The formation of renal cysts is a leading cause of end-stage renal failure, and given the limited management options for this disorder, understanding its cellular basis is of paramount importance. Data from syndromic and non-syndromic forms of cyst formation, such as the polycystic kidney diseases (PKD), nephronophthisis (NPH) and Bardet-Biedl syndrome (BBS), have yielded important insights and hold the potential for new therapeutic approaches. In vitro and in vivo studies have indicated a major role for renal sensory cilia and the hypothesis that these structures sense extracellular fluid signaling has gained significant momentum. However, the nature and effect of the extracellular signal(s) remains. Recent evidence suggests that the cilium and basal body are responsible for transducing morphogenetic signals. In agreement with this notion, our preliminary data suggest that disruption of the basal body affects the propagation of Wnt signaling and that such mutations interact genetically with members of the non-canonical (beta-catenin independent) Wnt signaling pathway. Here we propose to investigate the link between renal cystic disease and Wnt signaling. First, we will establish the renal phenotype of mice ablated specifically for Bbs1, Bbs4 and Bbs6, all of which have been implicated in ciliary/basal body function, and monitor the activity of beta-catenin during renal development by means of a lacZ reporter. In parallel, to explore the potential role of the basal body in common renal disease, we will explore the possible synergy between BBS and PKD by introducing a heterozygous Pkd1 or Pkhdl null allele in Bbs mutant lines and determine whether there is genetic interaction. Second, we will investigate the biochemical nature of the Wnt defect in basal body mutants and suppressants and determine the behavior and cellular distribution of a series of Wnt-responsive proteins such as b-catenin and Dishevelled. Finally, we will combine the power of robust in vitro Wnt response assays with recent studies that heavily enriched for novel ciliary and basal body proteins to identify new components of the cilium that regulate the intracellular Wnt response. Establishing the link between the basal body and the cilium with Wnt signaling represents a potential paradigm shift in renal cystic disease and will likely lead to a profoundly novel means of approaching treatment and prevention.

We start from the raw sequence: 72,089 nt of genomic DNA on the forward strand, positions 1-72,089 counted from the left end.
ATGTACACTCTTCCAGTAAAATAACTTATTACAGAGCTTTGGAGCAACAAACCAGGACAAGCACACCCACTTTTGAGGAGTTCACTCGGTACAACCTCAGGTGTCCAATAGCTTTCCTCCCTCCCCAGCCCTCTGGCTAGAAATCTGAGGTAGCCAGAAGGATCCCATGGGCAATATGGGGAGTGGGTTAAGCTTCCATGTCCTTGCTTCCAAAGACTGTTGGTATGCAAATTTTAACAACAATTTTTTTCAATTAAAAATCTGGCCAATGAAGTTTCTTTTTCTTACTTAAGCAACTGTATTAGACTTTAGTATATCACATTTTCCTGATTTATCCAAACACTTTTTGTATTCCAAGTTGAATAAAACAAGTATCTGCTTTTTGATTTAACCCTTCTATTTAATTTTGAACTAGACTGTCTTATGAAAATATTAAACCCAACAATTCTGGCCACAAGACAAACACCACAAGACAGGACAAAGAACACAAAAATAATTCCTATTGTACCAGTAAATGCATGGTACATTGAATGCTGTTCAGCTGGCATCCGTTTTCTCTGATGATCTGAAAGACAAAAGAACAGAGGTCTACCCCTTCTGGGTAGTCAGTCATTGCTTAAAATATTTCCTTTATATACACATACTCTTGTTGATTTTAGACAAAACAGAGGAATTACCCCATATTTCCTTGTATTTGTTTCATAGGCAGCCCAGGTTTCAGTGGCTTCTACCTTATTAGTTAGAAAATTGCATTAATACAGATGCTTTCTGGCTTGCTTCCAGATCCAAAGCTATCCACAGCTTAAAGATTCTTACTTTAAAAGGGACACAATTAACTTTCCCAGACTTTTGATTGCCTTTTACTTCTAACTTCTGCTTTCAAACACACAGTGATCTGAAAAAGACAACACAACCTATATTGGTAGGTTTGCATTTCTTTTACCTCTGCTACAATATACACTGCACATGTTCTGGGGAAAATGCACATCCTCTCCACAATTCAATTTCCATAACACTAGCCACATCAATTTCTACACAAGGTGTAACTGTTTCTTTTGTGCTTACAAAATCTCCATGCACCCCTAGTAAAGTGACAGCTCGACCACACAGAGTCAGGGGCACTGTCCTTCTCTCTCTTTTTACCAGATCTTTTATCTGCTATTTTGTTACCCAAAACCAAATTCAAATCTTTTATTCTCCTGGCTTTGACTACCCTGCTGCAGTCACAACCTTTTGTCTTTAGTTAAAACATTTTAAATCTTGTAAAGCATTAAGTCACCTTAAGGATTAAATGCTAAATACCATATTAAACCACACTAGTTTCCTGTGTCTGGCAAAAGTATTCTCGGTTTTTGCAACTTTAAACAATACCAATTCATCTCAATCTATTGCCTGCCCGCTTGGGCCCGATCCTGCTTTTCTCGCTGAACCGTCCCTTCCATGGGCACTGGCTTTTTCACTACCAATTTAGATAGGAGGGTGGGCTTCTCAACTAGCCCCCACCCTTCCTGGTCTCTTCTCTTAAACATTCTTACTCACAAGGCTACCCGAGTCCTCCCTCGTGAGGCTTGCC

Agency
National Institute of Health (NIH)
Institute
National Institute of Diabetes and Digestive and Kidney Diseases (NIDDK)
Type
Research Project (R01)
Project #
5R01DK075972-06
Application #
8129507
Study Section
Cellular and Molecular Biology of the Kidney Study Section (CMBK)
Program Officer
Rasooly, Rebekah S
Project Start
2007-08-01
Project End
2012-07-31
Budget Start
2011-08-01
Budget End
2012-07-31
Support Year
6
Fiscal Year
2011
Total Cost
$305,259
Indirect Cost
Name
Duke University
Department
Anatomy/Cell Biology
Type
Schools of Medicine
DUNS #
044387793
City
Durham
State
NC
Country
United States
Zip Code
27705
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